Possible topics could include, but are not limited to:
--Relationship between music and text
--Text setting
--Musical criticism
--Representations of music in literature and poetry
--Notation and transcription
--Music inspired by literature or poetry
--Music in print media
--Musical poetics
--Music as language/language as music
--Rhetoric and musical practice
--Musical analogy
--Music and grammar
--Music and worship/liturgy
--Language in performance practice
--Concrete words, “ineffable” music
--Music and political speech
--Music and code (C Sound, etc.)

Please send a 200-300-word abstract of your paper to no later than 9 October 2010. Include the abstract as both a file attachment and in the email text. Paper presentations will be allotted twenty minutes, with ten additional minutes for questions and answers.

Details regarding travel, accommodations, and the keynote address will be forthcoming. Updated information will be posted on our website:

For questions, suggestions, or other communication, please write to: musicandthewrittenword at

Tuesday, 22 September 2009

CFP: Music, Indigeneity and Digital Media Symposium (Royal Holloway)

15 - 16 APRIL 2010

This symposium will focus on the role of digital media in the musical practices of indigenous peoples and in musical representations of indigeneity. It builds on the expanding scholarship on music and technology, music and the politics of indigeneity, and the impact and role of the Internet in musical and indigenous communities. Key questions that it hopes to address include:

• How significant is digital media to indigenous musical practices?
• How do musicians balance new technologies with traditional practice?
• How do digital media offer musical encounters, negotiations and critiques of (post)modernity?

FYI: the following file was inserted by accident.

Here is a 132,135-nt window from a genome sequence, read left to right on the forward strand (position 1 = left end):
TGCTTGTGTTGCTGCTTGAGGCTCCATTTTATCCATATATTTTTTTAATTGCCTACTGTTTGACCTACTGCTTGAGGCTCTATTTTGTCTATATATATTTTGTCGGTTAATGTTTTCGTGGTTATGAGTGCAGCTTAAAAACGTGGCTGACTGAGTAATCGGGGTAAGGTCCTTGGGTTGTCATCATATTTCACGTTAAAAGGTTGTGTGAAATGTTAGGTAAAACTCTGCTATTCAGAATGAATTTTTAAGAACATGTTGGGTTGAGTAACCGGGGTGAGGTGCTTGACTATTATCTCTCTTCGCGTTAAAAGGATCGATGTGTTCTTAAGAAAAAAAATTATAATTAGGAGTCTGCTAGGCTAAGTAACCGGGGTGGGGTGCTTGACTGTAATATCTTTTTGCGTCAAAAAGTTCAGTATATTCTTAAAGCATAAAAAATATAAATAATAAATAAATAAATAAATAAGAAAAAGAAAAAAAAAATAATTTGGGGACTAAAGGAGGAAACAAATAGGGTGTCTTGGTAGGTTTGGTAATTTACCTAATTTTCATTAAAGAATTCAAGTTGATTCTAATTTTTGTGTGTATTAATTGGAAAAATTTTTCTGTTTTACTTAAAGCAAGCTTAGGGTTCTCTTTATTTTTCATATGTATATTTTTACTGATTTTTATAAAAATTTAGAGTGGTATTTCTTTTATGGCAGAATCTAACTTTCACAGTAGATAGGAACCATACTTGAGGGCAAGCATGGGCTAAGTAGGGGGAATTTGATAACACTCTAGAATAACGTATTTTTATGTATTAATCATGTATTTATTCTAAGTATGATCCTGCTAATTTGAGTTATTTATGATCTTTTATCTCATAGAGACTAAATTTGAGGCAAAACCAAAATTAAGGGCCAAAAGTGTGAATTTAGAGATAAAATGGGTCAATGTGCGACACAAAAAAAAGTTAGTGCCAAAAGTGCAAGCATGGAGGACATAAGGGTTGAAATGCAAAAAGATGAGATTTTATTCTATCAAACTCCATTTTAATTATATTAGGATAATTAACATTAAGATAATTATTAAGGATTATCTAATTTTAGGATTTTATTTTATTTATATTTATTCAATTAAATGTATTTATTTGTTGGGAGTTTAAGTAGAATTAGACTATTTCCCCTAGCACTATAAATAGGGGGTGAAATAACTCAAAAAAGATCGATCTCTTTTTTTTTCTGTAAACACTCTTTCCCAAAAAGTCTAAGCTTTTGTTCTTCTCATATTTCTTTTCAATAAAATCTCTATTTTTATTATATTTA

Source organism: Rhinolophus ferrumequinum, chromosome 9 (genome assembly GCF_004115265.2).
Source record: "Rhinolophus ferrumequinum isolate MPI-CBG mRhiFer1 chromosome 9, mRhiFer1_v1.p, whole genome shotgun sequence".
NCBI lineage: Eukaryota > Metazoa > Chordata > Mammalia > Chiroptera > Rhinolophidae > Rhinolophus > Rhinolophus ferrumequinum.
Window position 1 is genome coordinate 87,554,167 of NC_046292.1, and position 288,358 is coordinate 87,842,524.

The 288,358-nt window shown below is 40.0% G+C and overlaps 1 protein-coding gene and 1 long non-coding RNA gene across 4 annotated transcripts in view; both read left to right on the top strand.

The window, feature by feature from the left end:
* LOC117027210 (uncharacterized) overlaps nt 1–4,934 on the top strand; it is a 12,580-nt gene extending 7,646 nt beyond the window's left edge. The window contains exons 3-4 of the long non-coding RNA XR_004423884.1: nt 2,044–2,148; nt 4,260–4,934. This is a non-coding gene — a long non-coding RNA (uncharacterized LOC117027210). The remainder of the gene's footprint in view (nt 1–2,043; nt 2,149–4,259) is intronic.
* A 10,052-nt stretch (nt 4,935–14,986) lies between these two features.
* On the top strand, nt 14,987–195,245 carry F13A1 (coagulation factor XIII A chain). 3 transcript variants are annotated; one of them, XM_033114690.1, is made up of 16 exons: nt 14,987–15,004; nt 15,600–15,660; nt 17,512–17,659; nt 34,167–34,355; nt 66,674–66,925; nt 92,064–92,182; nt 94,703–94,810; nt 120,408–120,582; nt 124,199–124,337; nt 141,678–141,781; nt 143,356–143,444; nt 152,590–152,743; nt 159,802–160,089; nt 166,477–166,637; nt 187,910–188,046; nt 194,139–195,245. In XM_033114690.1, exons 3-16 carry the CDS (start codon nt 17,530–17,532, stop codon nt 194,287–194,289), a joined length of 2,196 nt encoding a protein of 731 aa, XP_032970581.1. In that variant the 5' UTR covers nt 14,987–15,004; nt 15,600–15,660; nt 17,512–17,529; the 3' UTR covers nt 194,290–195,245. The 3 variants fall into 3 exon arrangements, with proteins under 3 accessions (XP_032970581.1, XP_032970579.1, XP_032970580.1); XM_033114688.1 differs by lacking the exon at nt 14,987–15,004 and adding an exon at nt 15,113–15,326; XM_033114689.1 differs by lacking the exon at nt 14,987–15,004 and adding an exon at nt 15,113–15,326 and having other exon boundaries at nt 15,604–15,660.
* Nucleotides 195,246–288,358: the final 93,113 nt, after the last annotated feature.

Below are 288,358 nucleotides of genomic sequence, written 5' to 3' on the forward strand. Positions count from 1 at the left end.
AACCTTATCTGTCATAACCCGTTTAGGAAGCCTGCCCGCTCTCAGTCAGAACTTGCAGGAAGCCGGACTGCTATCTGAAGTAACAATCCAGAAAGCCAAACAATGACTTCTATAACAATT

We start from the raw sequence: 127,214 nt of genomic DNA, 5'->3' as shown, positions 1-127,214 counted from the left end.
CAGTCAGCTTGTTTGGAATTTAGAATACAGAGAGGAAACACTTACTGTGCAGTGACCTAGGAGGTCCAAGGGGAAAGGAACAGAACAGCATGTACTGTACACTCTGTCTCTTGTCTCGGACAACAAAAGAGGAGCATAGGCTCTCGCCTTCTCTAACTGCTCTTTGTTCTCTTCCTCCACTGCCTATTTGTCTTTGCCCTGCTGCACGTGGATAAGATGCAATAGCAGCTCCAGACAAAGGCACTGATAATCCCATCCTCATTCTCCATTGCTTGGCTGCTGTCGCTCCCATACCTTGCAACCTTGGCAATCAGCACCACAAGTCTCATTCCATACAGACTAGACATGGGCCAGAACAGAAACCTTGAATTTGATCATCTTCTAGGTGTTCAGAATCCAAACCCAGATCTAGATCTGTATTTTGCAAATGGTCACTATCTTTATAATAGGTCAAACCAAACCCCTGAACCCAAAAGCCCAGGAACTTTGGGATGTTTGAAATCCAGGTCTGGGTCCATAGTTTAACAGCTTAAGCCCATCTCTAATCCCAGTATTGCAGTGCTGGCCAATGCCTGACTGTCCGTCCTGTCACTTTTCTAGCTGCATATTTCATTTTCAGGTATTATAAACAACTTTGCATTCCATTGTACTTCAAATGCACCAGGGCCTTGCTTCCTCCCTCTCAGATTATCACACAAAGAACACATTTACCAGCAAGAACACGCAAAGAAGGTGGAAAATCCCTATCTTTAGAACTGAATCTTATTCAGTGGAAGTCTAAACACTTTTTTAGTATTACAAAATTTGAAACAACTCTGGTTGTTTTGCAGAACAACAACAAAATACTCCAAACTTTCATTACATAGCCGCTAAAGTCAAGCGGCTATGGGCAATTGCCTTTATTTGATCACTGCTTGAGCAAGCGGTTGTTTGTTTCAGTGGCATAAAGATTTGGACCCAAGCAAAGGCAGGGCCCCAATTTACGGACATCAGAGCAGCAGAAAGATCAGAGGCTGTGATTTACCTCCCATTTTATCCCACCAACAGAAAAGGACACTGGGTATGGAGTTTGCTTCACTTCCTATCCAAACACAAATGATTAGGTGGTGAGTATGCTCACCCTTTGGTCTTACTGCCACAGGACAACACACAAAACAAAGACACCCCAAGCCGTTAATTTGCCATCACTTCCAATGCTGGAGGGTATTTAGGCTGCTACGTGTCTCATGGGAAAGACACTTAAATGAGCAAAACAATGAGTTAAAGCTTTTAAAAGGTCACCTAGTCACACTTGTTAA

• Do digital media support or hinder the musical indigenous movement?

Other themes that may be explored include the impact of digital media on:
• representation and self determination through music
• musical constructions of place
• cultural revival and cultural repatriation
• musical production, mediation and consumption
• global musical communities and networks
• ethnographic methods, representing musical practices and ethics

For enquiries about the symposium please contact any of the organisers:
Thomas Hilder.
Henry Stobart
Shzr Ee Tan

CFP: Music and Philosophy: A Royal Musical Association Study Day (King's College, London)

20 FEBRUARY 2010

Keynote speakers:
Prof Mark Evan Bonds (University of North Carolina at Chapel Hill)
Prof Andrew Bowie (Royal Holloway, University of London)
Prof Julian Dodd (University of Manchester)

This study day will offer a chance for musicologists and philosophers to share and discuss work in the hope of fostering a dialogue between the two disciplines. Proposals of up to 500 words are invited for individual papers (20 minutes) and collaborative papers (up to 30 minutes). Collaboration between persons from different disciplines would be especially welcomed. Topics of interest might include (but are not limited to):

- interactions between music and philosophy (including historical connections)
- ontology and music
- music, meaning, and language
- perception and expression
- performance, authenticity, and interpretation

Please send proposals by e-mail to Tomas McAuley (tomas.mcauley at or Dr Víctor Durà-Vilà (victor.dura_vila at Postgraduate students are particularly encouraged to submit. The deadline for proposals is Friday 4th December 2009.

Friday, 18 September 2009

CFP: Music, Law and Business (Helsinki)

24 - 27 NOVEMBER 2010

The field of music production is in a state of uncertainty, if not even in an outright crisis of reproduction. Because of recent and relatively rapid changes in communication technology, old conglomerate models and structures of production, dissemination and consumption of music are arguably subject to change. This has also created pressure towards legislative changes, especially in relation to copyright issues. In general, the increased importance of immaterial property rights, as opposed to selling physical records, has been acknowledged within the music industries.